Secure and Verified: Post-Quantum Cryptography with F*

March 12, 2021

By Zan Xu, BlackHorse Solutions, Inc.

Cryptographic software is in a league of its own when it comes to the level of confidence needed. The algorithms involved are relatively well-specified and follow strict coding guidelines. These attributes make it a good candidate for using formal methods to guarantee code quality. As NIST nears standardizing algorithms for post-quantum security, we have been working on applying new formal methods work to post-quantum algorithms. Along the way, we've implemented the lattice-based digital signature scheme, Dilithium, in F*, a specialized language for formal verification.

About F*

F* is a functional programming language based on OCaml and F#. Its development is led jointly by INRIA and Microsoft Research. It enables us to couple proofs tightly to code by treating propositions as types in the language and theorems as functions. This style may be familiar to many as the Curry Howard isomorphism and is heavily influenced by similar theorem provers such as Coq.

The goal of F* is to produce efficient code in a user-friendly way. It produces OCaml and C code that is both human-readable enough to be manually checked while allowing us enough expressive power to produce code that is no less performant than hand-written code. Furthermore, F* is capable of automated deduction backed by the powerful Z3 SMT solver, significantly reducing the tedium of writing detailed proofs.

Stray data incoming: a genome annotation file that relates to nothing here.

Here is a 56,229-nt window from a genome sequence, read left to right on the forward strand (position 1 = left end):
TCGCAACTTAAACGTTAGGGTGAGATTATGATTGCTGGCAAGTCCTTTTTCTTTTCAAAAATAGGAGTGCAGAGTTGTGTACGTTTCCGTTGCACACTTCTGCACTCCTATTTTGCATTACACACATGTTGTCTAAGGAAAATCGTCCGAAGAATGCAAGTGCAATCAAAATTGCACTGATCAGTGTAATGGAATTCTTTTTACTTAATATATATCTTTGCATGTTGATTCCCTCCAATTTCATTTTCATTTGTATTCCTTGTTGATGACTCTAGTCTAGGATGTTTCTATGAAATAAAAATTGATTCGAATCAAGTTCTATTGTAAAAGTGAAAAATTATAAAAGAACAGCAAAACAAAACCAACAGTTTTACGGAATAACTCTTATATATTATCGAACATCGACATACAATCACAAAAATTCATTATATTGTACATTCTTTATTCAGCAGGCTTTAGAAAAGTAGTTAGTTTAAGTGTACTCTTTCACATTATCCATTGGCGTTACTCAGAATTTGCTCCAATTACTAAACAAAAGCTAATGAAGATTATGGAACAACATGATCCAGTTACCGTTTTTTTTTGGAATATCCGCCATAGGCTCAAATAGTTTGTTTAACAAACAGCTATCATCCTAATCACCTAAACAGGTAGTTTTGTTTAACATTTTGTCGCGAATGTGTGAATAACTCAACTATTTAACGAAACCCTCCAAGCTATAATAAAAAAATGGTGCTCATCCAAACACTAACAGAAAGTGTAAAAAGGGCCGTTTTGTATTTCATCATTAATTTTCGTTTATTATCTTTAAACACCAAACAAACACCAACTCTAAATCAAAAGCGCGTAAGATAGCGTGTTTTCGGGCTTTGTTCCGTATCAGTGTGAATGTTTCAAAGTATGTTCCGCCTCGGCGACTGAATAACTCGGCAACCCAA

Why formal?

With F*, we can guarantee any property of our code that can be expressed in predicate logic. For example, we can require that all array accesses be provably in-bounds, giving us safe arrays without needing runtime checks. We could also prove that code never branches on secrets, or that a function always terminates, or anything else. But the most important property is the ability to match an implementation to a specification. Given two functions, we can guarantee that for all inputs, the output of both functions is the same. Nonetheless, formal methods are not a panacea -- if our spec is incorrect, our implementation will also be incorrect. What this does allow us to do is reduce the attack surface of our implementation to the attack surface of the spec, thus guaranteeing that any changes made between our implementation and spec do not change the result.

For example, we can map a low-level implementation of an algorithm to a high-level implementation. F* supports both, and we can take advantage of this to write high-level formal specs that still look natural while also producing extremely efficient low-level implementations. We can also introduce optimizations over the original algorithm, substituting a slow function but simple subroutine for an efficient but convoluted one. In this case, we get the best of both worlds -- we get the confidence of the simple subroutine, where we know it will do what we want, along with the runtime efficiency of the fast but more complicated routine.